With regard to your second question on Shariah law and “parallel” communities, I continue to receive requests for help from Muslim women in serious distress through my work with the AHA Foundation. We know that there are radical Imams in American who are committed to a type of separatism, hailing from various backgrounds. We know that FGM in America is sometimes justified in the name of religion, and that the legal system in America is not able to meet this challenge, as a recent ruling in Michigan has shown. We know that forced marriages take place in the United States.
Yes, I am deeply concerned about this. Women’s rights advocates have to engage. Those committed to the open society, to pluralism, have to engage to counteract this type of separatism. Out of a reluctance to engage in “stigmatization,” many of these human rights issues pertaining to American Muslims do not really attract the attention of journalists. That, too, has to change.
HILL: What are your thoughts on President Trump’s travel ban?
Ali: The initial “travel ban” was, as I said at the time, clumsy. I thought that it was simultaneously far too broad and yet too narrow in terms of its purported focus.
The third iteration of the “travel ban,” the one that was upheld by the Supreme Court, was in that sense considerably better in terms of its focus. It simply stated that there are some countries, nationals of whom cannot (yet) be adequately vetted. It also established clearly that the U.S. government had to regain a measure of control over what had become a porous immigration process.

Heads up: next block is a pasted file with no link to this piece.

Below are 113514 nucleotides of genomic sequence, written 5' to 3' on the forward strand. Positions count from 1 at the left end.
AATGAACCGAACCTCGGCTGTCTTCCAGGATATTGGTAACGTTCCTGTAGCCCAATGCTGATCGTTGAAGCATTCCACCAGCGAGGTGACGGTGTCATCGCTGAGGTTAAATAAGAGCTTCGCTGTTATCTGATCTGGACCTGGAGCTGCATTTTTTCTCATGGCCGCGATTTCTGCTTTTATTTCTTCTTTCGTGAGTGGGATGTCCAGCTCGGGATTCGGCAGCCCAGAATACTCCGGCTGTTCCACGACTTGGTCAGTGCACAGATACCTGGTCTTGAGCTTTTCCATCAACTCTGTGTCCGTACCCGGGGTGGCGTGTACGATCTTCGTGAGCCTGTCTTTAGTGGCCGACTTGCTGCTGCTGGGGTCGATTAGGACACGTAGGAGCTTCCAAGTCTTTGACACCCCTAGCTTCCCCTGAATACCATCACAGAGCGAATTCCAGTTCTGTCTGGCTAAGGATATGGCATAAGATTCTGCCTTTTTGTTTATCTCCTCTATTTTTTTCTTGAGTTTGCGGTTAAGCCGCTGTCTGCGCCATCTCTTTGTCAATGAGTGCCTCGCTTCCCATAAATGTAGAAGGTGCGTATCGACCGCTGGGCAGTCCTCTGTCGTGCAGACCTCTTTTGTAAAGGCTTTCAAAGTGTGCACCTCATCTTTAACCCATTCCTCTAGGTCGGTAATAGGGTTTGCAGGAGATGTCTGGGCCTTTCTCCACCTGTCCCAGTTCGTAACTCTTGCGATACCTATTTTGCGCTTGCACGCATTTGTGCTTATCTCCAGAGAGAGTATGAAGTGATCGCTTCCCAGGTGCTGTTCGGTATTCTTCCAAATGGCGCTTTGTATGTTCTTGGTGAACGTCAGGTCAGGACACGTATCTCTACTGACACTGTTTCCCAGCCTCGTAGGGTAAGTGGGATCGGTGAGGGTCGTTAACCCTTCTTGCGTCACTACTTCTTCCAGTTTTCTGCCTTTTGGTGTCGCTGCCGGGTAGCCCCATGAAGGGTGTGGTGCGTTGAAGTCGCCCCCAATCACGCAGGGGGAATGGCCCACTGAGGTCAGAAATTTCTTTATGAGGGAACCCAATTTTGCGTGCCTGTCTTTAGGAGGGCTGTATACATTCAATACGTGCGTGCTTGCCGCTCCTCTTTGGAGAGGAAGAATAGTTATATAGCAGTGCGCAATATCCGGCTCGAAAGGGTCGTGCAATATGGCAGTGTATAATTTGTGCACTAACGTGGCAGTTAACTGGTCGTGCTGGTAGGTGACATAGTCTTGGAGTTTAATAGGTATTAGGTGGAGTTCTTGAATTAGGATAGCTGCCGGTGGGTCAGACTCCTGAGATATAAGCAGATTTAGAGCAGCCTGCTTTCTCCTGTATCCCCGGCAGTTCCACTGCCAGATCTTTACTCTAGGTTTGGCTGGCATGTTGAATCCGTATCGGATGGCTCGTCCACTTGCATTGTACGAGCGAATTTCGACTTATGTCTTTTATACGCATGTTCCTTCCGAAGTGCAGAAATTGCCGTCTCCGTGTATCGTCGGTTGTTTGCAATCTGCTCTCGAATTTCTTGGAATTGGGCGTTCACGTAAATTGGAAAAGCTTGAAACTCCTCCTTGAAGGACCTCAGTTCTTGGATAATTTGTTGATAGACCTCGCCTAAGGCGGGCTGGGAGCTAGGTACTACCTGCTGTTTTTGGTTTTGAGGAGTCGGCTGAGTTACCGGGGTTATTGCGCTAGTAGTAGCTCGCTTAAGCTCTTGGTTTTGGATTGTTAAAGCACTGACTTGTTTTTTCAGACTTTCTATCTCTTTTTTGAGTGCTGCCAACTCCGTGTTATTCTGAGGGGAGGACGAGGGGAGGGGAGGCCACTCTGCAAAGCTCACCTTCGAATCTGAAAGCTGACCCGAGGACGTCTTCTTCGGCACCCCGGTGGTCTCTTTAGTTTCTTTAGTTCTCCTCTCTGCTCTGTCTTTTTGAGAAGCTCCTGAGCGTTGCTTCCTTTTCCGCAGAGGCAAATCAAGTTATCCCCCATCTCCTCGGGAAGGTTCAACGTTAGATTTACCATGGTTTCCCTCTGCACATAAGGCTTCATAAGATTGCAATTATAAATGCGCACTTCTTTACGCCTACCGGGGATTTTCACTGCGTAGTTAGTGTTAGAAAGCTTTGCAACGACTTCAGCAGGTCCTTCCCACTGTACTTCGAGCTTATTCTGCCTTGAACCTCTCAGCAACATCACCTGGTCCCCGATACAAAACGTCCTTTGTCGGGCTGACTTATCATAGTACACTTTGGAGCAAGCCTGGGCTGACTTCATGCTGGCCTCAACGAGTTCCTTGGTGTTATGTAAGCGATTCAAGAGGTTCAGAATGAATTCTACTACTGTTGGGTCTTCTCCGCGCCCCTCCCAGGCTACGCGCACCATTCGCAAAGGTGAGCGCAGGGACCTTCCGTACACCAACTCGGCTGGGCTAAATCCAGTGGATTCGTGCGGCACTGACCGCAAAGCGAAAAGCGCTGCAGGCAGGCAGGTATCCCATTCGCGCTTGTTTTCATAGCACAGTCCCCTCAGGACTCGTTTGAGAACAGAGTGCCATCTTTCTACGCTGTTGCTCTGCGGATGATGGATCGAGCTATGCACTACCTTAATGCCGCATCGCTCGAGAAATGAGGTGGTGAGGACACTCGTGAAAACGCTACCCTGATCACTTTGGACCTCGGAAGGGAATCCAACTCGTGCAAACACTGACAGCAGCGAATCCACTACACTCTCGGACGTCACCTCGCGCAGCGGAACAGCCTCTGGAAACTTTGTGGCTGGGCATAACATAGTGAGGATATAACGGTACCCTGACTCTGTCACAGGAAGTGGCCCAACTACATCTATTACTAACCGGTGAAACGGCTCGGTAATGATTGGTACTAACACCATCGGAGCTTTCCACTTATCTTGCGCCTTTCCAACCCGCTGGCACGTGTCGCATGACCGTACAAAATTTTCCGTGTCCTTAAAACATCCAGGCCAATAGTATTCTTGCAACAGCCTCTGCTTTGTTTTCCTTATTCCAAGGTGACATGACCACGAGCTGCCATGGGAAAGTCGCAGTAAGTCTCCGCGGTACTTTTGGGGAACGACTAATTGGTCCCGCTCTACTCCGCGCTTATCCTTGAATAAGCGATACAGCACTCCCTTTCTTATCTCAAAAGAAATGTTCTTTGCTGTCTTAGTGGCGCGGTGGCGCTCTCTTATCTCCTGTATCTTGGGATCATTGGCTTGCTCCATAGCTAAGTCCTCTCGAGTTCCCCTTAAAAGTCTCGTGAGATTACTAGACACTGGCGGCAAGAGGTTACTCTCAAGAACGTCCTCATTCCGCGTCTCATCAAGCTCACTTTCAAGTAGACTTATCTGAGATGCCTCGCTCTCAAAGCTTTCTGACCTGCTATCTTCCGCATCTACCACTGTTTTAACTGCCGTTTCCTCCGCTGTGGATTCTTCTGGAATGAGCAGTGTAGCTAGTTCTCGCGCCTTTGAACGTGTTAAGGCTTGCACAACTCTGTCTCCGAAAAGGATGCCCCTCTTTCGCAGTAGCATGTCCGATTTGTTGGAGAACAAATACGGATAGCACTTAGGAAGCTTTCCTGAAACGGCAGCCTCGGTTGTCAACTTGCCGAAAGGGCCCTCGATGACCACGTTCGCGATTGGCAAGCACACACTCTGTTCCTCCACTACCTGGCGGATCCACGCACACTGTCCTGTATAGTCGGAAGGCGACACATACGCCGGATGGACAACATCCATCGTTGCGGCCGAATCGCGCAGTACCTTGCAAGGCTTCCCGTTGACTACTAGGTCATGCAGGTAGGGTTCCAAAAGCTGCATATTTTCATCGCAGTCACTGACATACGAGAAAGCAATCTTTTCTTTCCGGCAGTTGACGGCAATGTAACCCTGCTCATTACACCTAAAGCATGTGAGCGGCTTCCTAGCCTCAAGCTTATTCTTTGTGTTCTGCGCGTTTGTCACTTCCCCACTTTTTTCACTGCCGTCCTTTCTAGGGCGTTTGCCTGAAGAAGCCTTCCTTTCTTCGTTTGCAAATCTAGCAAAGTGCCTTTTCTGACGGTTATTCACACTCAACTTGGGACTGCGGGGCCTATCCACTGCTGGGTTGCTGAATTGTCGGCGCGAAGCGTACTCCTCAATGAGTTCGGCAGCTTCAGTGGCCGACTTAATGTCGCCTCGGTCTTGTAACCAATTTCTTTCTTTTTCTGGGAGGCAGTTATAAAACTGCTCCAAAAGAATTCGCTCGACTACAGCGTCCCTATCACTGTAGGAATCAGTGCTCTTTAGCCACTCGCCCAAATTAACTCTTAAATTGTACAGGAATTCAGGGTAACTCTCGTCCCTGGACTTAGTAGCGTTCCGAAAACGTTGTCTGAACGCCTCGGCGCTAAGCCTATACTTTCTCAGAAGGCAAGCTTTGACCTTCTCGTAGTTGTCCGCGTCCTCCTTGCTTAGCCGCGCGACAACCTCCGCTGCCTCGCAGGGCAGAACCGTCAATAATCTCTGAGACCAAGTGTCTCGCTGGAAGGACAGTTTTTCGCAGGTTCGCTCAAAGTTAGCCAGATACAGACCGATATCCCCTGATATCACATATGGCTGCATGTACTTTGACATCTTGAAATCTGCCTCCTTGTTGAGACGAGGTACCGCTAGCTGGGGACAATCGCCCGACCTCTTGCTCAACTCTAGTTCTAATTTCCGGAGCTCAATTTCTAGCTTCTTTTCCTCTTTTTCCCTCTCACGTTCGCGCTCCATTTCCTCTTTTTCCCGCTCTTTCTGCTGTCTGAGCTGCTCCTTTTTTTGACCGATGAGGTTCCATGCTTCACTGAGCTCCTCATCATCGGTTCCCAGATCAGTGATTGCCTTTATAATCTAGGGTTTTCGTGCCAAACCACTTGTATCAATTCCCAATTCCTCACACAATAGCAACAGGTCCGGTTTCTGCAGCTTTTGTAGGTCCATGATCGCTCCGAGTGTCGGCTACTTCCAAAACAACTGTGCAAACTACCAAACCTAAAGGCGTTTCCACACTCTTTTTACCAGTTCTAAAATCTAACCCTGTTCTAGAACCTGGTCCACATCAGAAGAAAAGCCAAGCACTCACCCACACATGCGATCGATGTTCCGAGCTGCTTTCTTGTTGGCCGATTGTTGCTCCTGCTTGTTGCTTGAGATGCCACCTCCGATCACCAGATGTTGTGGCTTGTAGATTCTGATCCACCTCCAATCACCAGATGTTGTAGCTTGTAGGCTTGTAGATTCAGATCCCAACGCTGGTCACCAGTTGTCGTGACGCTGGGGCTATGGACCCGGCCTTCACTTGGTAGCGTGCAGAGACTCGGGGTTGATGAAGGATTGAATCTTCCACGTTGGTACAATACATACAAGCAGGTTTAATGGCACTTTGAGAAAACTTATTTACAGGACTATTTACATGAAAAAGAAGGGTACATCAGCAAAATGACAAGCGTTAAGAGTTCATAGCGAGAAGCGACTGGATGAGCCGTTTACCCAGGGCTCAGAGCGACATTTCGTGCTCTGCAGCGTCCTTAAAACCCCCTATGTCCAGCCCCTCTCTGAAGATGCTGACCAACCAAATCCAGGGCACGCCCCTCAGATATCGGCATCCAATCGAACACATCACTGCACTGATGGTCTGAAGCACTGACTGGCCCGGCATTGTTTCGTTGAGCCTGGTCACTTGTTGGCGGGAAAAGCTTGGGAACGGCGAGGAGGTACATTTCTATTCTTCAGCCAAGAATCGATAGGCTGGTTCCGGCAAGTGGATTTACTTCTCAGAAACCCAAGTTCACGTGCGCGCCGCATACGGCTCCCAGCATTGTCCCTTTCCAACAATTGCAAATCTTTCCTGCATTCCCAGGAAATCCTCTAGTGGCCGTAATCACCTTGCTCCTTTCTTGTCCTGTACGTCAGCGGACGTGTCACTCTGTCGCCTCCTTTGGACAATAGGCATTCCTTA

As someone who comes from an immigrant background and grew up Muslim, I would say that the diversity of the human condition has to be respected. Among Muslims there are humanists, moderates, dissidents and, of course, ex-Muslims. “Muslims” as human beings should not be defined primarily by their religious identity.
At the same time, as someone who is intimately aware of the nature of radical Islam, we have to be clear-eyed about the risks of letting in people without proper vetting and scrutiny. We cannot maintain, against hope, that every Muslim will assimilate to the open society in America. We have to be discerning without being hostile.
It is a matter of developing a much savvier immigration policy—what works best for the benefit of all those involved — rather than a strictly legalistic one where issues of social values and social cohesion are almost an afterthought, where it is a matter of jumping through legal hurdles and exceptions to “win” an immigration authorization or residency.
My hope is that the policy with regard to Islamism and immigration will continue to improve regardless of who wins the elections in November. I am deeply concerned that “wokeism,” identity politics or political correctness—however you refer to it—that these ideologies will hobble public policy in this regard.
Hill: And, finally: a personal question: What brings you joy and vitality in this world? Are you an optimist by temperament?
Ali: By temperament, I would say that I am an optimist. There is a resilience in the philosophy of liberalism and a strength in our institutions. They are currently being tested but American values are strong and I remain optimistic about our future. My friends and family are the main drivers of this hope. They bring me joy and happiness.
Jason D. Hill is professor of philosophy at DePaul University in Chicago, and a Shillman Journalism Fellow at the David Horowitz Freedom Center. His areas of specialization include ethics, social and political philosophy, American foreign policy and American politics. He is the author of several books, including “We Have Overcome: An Immigrant’s Letter to the American People” (Bombardier Books/Post Hill Press). Follow him on Twitter @JasonDhill6.